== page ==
De Gaetano & Arino (2000) considered a two-ODE minimal model extended to a DDE model with a generalized delay on *β*-cell insulin secretion. For the glucose kinetics they assume the Roy specification (equation (3.22)) with , whereas for the insulin secretion rate they adopt the specification (with positive parameter *η*)(3.15)Finally, they assume the following *uniform kernel*:(3.16)Based on these assumptions, De Gaetano & Arino (2000) showed that the dynamics admits no more than one equilibrium with both *I*^{[p]} and *G*^{[p]} positive. Mukhopadhyay *et al.* (2004) showed that this result obtains for this model in the more general case, where *ω* is a probability density function whose mean exists; the Dirac kernel, the gamma kernel and the uniform kernel all belong to this class. Li *et al.* (2006) studied the same model, but replacing specification equations (3.22) and (3.15) by more general functions.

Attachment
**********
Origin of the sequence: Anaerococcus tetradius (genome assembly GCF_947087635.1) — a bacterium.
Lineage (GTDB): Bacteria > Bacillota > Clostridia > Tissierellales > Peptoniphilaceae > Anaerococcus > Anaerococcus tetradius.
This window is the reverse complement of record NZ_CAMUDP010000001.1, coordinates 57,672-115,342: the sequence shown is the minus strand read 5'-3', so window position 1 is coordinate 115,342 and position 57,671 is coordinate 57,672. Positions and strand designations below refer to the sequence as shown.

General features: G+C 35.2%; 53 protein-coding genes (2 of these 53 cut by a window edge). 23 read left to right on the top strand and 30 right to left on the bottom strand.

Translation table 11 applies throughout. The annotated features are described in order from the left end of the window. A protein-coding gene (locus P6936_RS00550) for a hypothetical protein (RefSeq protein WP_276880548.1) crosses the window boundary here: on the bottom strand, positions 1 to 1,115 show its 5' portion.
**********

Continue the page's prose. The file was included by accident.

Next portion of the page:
### 3.3 Extended models for glucostasis

The simple two-state variable model is based on the implicit assumption that other dynamic degrees of freedom relax more quickly than those included in the simple model. However, this assumption is not warranted in general. Modellers have thus turned to models with additional state variables, as illustrated in figure 5.

#### 3.3.1 Endocrine dynamics